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Trial of individualized treatment for hypertension developed by Kyoto University led group: Prediction of individualized treatment effects and application of machine‐learning model


The identification of those who will benefit from treatment rather than those who are at high risk of developing the disease overall can yield significant therapeutic benefits. Therefore, those at high risk but in whom treatment is predicted to be less effective may be prescribed a different treatment option.

A research group led by Assistant Professor Kosuke Inoue of the Kyoto University Graduate School of Medicine (also a Program‐Specific Associate Professor at the HAKUBI Center for Advanced Research), Associate Professor Yusuke Tsugawa of the University of California, Los Angeles; Professor Susan Athey of Stanford University; and other colleagues developed a method to identify individuals in whom hypertension treatment using state‐of‐the‐art machine‐learning models would be highly effective. Inoue said, "In this study, we presented an approach to examine the effectiveness of treatment for hypertension in each patient, but the same concept can be applied to other treatments as well. In the future, we would like to link this to the development of programmed medical devices, and other relevant areas." The result was published in the International Journal of Epidemiology.

a. While ordinary epidemiological studies estimate the population‐level treatment effect (Average treatment effect), the application of the causal forest model allows for estimation of the individual‐level treatment effect (Conditional average treatment effect).
b. Selection of the treatment population by the high‐benefit approach showed an effect on the population about five times larger than the conventional high‐risk approach.
c. The individuals covered by the high‐benefit approach (blue box) and the high‐risk approach (red box) do not necessarily overlap.
Provided by Kyoto University

In the past, a high‐risk approach has been used, prioritizing the treatment of patients with cardiovascular diseases (CVD) and those at a high risk of mortality. In contrast, the research group proposed a high‐benefit approach that treats individuals predicted to benefit from treatment. However, to predict treatment efficacy, it is necessary to compare treatment effects according to a combination of multiple test values rather than individual specific test values.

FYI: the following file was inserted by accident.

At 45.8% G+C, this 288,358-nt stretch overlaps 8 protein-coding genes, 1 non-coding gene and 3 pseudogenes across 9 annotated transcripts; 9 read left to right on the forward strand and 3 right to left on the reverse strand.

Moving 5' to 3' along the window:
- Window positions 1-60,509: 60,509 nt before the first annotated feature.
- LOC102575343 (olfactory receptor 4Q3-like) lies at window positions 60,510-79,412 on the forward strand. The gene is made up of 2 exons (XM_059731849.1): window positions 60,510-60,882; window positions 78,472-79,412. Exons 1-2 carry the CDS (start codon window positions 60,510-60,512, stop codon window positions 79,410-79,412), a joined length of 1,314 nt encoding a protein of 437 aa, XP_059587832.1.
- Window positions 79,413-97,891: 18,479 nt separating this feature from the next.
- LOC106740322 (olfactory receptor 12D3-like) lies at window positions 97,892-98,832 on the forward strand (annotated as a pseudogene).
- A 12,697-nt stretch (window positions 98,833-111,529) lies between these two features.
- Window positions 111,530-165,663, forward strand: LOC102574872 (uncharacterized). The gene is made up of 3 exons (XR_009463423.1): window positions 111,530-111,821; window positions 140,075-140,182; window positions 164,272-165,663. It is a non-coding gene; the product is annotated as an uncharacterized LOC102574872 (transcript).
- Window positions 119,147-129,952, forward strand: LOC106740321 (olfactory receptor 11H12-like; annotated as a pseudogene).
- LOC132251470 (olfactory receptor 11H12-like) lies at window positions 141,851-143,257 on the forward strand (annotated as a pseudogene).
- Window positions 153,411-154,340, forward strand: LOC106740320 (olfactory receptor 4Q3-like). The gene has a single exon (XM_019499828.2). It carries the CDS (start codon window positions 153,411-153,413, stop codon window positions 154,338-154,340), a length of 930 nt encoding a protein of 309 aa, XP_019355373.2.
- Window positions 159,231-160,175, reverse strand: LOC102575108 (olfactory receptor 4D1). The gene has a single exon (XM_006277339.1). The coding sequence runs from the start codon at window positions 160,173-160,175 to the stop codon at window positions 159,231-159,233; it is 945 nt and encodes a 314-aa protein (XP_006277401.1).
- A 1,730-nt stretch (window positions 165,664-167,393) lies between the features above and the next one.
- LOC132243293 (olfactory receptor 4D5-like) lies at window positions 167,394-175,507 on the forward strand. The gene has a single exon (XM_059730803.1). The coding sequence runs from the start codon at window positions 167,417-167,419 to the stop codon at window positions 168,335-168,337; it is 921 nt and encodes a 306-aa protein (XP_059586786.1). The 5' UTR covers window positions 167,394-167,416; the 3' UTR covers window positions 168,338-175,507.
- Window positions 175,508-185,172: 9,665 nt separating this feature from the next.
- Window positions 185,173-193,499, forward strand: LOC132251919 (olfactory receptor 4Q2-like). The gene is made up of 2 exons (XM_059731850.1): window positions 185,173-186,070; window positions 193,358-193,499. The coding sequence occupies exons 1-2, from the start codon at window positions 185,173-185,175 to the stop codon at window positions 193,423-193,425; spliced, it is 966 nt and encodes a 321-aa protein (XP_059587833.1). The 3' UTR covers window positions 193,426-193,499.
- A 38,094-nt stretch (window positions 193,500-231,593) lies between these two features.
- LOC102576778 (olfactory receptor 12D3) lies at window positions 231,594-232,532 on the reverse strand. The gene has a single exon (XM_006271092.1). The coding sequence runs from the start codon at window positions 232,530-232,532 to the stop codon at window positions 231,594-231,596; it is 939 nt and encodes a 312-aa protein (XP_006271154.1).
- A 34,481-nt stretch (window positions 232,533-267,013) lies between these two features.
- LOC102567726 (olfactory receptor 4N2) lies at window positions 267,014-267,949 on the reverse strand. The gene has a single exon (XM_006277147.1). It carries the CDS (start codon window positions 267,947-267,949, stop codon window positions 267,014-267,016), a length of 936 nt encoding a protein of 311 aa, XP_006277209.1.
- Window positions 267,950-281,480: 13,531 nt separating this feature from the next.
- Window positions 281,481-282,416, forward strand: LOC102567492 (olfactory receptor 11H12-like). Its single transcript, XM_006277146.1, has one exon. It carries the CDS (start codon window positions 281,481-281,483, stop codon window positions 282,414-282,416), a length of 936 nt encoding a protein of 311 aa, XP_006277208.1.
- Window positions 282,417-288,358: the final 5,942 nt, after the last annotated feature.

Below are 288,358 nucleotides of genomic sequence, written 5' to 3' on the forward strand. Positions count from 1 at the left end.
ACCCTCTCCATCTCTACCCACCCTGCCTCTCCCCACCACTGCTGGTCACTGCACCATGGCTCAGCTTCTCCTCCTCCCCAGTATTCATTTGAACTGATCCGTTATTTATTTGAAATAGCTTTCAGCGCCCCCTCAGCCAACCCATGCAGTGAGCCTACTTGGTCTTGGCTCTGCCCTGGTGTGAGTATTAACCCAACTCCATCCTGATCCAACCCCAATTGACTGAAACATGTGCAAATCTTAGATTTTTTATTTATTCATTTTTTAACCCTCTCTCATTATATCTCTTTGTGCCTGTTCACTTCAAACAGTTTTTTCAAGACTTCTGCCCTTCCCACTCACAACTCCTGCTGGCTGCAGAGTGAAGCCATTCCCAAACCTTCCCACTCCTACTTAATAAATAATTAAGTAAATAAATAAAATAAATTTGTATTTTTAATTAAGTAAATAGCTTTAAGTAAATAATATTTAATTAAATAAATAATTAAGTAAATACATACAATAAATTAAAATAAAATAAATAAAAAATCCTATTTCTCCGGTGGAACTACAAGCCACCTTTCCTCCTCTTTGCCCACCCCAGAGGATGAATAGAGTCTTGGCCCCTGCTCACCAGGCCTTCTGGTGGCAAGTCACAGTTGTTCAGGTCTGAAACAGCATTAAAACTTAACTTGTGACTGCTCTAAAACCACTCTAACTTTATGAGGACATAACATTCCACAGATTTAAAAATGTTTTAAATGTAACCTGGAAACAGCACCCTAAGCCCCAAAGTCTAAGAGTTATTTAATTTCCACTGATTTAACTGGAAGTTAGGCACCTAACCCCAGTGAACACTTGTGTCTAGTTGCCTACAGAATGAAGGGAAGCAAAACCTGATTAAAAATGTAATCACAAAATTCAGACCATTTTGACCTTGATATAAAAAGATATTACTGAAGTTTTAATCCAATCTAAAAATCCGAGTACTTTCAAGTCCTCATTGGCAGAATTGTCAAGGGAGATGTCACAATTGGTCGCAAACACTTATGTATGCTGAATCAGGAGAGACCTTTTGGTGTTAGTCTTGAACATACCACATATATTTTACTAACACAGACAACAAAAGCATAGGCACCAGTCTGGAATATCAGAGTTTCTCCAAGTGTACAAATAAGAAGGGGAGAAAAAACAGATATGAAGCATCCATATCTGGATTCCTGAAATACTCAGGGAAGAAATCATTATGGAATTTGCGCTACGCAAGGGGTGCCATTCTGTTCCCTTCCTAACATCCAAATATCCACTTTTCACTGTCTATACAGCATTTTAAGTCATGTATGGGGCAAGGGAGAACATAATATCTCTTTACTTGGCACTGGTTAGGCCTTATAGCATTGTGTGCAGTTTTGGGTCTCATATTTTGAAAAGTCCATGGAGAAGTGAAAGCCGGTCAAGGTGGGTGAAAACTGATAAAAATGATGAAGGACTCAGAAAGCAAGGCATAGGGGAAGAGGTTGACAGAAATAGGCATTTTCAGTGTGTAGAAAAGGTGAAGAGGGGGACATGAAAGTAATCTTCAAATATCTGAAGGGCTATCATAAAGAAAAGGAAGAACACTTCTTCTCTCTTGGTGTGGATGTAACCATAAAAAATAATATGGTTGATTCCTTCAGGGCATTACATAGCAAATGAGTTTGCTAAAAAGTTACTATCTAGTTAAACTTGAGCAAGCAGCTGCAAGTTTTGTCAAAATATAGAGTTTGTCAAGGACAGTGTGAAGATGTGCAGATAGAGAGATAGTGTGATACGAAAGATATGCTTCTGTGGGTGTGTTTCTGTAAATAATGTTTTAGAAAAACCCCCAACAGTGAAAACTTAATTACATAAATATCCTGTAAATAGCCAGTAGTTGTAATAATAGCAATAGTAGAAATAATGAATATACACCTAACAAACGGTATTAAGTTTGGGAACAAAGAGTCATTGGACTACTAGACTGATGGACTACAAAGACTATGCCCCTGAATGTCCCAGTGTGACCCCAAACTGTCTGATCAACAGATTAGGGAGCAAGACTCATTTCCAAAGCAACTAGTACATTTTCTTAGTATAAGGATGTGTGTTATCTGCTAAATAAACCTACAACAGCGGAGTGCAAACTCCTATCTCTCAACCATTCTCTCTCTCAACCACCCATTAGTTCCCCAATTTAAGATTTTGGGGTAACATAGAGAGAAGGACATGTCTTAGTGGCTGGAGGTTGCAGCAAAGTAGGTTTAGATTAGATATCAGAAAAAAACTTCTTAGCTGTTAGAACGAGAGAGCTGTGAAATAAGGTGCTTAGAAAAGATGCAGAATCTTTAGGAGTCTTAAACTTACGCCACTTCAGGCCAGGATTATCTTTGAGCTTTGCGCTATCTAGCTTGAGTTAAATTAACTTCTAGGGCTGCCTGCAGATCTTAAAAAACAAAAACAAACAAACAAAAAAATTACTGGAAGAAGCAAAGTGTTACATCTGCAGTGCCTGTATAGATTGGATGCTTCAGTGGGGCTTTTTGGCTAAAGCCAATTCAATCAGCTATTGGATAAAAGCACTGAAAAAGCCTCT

The research group used a machine‐learning model developed by Professor Athey and colleagues in the field of economics to estimate antihypertensive treatment effects at the individual level. They applied causal forests (the machine learning algorithm used to estimate the treatment effects) to examine data from the ACCORD‐BP trial and SPRINT, a large randomized controlled trial of hypertension treatment.

The risk of developing CVD at 3 years was estimated using the causal forest for 10672 participants randomized to a systolic blood pressure (SBP) target of <120 mmHg (intensive antihypertensive treatment group) or <140 mmHg (standard antihypertensive treatment group). Around 20 variables were collected, including sex, age and various inspection values.

As a result, individual patients were categorized into high‐benefit and high‐risk, high‐risk but low‐benefit, low‐risk but high‐benefit, and low‐risk and low‐benefit groups. Comparison between the number of patients in the high‐risk and high‐benefit groups to prevent one case of CVD events showed that the high‐benefit approach included 11 patients, while the high‐risk approach included 61 patients, indicating that the treatment effect of the high‐benefit approach is about five times greater than that of the conventional high‐risk approach. Similar results were obtained in a study of 14,575 people of the civilian non‐institutionalized U.S. population included among the NHANES data.

Inoue continued, "In conventional medicine, therapeutic intervention is generally targeted at high‐risk populations. We believe that the results of this study clarify that more efficient therapeutic intervention can be achieved by focusing not only on risk but also on benefit and will contribute to the debate on how to distribute limited medical resources. The high‐benefit approach advocated in this study may also lead to the correction of health disparities. We hope that as more evidence is accumulated in the future this can be developed as a next‐generation personalized medicine strategy."

This work was supported by the Japan Agency for Medical Research and Development (AMED; JP22rea522107), the Japan Society for the Promotion of Science (21K20900 and 22K17392), the Japan Endocrine Society and the Next-Generation Global Human Resource Development Project (LINSIGHT) funded by MEXT.

This article has been translated by JST with permission from The Science News Ltd. ( Unauthorized reproduction of the article and photographs is prohibited.

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